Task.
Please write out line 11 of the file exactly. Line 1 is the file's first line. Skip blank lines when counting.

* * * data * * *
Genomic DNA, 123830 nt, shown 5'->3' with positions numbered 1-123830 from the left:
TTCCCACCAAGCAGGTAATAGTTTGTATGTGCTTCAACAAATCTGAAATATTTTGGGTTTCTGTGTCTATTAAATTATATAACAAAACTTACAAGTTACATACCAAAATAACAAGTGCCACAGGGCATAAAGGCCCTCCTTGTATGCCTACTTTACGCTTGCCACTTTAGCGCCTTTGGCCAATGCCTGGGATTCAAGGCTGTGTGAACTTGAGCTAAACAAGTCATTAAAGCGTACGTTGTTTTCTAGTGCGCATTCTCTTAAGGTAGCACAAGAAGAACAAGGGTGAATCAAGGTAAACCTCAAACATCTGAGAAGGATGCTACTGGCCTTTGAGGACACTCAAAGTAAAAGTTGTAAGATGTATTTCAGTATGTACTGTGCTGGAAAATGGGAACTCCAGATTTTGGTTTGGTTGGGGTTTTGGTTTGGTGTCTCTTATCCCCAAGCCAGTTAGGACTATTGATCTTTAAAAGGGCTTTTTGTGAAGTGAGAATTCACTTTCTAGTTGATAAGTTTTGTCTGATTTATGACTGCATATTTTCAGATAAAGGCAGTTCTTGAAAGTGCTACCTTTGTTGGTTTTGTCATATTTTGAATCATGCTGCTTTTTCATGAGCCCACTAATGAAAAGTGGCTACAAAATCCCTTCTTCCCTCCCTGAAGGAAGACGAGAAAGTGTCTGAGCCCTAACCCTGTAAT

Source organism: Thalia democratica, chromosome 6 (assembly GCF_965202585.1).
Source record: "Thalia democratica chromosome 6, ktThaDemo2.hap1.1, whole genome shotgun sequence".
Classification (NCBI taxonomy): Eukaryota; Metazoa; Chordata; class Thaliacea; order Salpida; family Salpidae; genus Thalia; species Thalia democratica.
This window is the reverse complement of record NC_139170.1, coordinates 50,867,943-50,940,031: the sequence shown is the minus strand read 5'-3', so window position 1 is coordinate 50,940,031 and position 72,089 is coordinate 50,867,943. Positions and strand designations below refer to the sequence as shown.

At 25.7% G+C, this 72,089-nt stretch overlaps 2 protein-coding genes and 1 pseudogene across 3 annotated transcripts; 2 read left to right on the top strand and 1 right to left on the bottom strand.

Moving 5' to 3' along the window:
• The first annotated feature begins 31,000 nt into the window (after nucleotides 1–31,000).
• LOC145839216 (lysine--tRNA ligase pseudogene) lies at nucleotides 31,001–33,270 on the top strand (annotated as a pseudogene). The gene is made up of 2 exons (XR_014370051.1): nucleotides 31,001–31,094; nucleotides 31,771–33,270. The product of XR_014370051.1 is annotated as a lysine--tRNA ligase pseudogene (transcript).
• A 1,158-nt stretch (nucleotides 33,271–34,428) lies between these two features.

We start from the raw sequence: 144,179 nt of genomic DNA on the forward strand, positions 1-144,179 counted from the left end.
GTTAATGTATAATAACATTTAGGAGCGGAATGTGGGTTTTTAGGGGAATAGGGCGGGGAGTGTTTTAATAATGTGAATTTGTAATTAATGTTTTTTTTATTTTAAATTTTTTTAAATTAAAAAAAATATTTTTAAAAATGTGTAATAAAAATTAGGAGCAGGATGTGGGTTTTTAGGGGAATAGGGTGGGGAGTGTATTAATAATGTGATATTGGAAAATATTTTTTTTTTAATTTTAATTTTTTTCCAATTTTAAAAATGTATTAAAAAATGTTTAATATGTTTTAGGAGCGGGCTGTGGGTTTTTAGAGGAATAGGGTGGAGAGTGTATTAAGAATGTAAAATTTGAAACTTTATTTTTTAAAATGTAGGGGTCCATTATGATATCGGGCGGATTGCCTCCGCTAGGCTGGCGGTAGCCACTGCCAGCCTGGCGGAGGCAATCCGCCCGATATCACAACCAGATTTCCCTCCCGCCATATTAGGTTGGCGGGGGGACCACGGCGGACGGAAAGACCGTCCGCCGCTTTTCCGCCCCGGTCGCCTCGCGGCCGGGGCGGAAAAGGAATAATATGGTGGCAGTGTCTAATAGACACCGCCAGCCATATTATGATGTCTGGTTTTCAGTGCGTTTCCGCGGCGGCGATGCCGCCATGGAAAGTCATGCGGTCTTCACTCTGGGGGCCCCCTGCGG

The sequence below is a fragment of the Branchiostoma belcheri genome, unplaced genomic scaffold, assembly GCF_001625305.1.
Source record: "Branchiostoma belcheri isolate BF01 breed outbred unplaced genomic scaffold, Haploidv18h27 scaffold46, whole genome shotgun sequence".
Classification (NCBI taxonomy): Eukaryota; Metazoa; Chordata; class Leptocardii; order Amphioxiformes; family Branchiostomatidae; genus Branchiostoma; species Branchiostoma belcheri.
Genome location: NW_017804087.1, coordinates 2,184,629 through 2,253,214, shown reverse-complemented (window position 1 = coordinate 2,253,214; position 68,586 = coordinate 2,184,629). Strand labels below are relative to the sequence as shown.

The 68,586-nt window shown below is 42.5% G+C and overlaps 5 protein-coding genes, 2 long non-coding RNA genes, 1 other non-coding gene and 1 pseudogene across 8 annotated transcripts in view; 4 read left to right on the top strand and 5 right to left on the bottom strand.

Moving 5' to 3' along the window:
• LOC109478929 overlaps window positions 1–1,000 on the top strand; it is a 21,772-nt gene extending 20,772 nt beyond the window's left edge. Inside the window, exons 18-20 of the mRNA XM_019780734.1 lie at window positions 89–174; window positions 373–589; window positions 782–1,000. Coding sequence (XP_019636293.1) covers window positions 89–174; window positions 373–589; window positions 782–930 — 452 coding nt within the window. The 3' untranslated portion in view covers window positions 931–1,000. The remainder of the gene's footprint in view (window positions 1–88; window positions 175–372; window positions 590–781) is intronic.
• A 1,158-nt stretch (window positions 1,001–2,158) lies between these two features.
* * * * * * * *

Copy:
• A 1,158-nt stretch (nucleotides 33,271–34,428) lies between these two features.